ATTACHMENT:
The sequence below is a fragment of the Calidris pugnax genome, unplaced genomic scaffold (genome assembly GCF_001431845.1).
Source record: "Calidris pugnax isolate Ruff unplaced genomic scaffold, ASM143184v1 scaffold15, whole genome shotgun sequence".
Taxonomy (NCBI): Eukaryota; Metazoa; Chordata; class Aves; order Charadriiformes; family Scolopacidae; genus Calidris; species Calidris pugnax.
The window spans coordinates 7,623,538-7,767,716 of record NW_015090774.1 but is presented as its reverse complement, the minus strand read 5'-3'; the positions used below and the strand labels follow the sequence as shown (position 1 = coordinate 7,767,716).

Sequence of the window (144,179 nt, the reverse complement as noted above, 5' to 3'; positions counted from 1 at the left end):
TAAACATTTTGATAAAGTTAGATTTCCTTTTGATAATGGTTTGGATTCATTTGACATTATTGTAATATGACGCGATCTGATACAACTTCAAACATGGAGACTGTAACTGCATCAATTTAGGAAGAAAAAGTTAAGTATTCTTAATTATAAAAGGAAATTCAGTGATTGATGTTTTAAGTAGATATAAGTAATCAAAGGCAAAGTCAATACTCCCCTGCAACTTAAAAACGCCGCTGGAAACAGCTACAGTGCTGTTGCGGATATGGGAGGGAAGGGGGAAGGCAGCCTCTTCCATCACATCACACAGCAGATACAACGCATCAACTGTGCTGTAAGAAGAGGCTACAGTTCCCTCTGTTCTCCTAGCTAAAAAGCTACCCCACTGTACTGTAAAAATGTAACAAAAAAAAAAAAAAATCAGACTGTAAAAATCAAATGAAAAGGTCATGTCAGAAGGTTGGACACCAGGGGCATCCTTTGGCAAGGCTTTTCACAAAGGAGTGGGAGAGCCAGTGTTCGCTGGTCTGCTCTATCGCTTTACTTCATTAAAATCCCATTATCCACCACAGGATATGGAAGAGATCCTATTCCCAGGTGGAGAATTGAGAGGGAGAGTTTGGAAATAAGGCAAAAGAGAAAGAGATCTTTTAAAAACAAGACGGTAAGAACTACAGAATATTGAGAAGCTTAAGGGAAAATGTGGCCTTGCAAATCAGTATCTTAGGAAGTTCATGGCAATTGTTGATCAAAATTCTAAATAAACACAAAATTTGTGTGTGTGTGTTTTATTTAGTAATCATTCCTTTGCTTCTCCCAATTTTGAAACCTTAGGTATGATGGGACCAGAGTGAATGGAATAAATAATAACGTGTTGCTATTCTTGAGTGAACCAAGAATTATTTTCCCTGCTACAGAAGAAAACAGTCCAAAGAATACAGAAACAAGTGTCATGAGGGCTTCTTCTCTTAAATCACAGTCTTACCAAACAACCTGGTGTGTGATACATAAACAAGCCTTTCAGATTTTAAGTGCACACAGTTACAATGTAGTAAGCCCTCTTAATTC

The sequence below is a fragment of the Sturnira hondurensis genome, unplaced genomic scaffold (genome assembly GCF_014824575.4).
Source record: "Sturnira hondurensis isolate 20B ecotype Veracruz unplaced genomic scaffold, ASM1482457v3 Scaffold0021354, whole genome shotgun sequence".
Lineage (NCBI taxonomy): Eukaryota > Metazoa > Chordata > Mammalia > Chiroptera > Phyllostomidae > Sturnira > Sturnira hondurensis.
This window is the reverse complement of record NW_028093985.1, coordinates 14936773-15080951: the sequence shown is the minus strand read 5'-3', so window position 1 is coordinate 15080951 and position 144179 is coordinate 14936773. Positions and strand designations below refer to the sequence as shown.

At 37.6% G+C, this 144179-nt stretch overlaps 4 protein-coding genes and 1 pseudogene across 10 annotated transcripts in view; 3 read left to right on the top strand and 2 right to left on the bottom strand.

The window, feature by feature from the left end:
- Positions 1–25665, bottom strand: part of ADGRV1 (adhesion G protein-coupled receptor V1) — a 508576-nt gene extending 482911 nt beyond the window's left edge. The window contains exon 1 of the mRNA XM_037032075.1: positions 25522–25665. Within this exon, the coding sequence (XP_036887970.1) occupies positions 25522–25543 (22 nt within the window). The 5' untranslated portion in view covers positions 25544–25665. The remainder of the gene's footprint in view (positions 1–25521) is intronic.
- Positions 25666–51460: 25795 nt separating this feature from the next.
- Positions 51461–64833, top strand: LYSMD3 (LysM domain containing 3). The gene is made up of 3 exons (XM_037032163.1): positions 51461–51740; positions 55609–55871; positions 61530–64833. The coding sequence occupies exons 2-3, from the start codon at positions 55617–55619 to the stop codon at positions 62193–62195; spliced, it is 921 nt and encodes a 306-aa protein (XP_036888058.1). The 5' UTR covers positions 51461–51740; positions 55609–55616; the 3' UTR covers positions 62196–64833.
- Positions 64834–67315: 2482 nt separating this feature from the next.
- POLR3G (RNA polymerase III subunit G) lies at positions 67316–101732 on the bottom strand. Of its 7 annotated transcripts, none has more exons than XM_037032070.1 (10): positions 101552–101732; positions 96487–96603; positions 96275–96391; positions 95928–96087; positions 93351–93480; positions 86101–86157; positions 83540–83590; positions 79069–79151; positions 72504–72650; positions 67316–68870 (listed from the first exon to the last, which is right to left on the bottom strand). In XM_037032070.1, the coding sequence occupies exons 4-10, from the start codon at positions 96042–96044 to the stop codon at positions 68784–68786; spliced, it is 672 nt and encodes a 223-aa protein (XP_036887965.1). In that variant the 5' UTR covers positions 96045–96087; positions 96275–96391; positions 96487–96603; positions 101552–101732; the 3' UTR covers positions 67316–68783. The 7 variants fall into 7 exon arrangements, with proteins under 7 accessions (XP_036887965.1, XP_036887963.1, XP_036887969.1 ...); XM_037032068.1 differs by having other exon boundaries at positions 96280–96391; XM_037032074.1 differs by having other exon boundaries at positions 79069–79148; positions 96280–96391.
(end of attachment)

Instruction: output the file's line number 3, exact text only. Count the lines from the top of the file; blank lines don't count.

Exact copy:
Taxonomy (NCBI): Eukaryota; Metazoa; Chordata; class Aves; order Charadriiformes; family Scolopacidae; genus Calidris; species Calidris pugnax.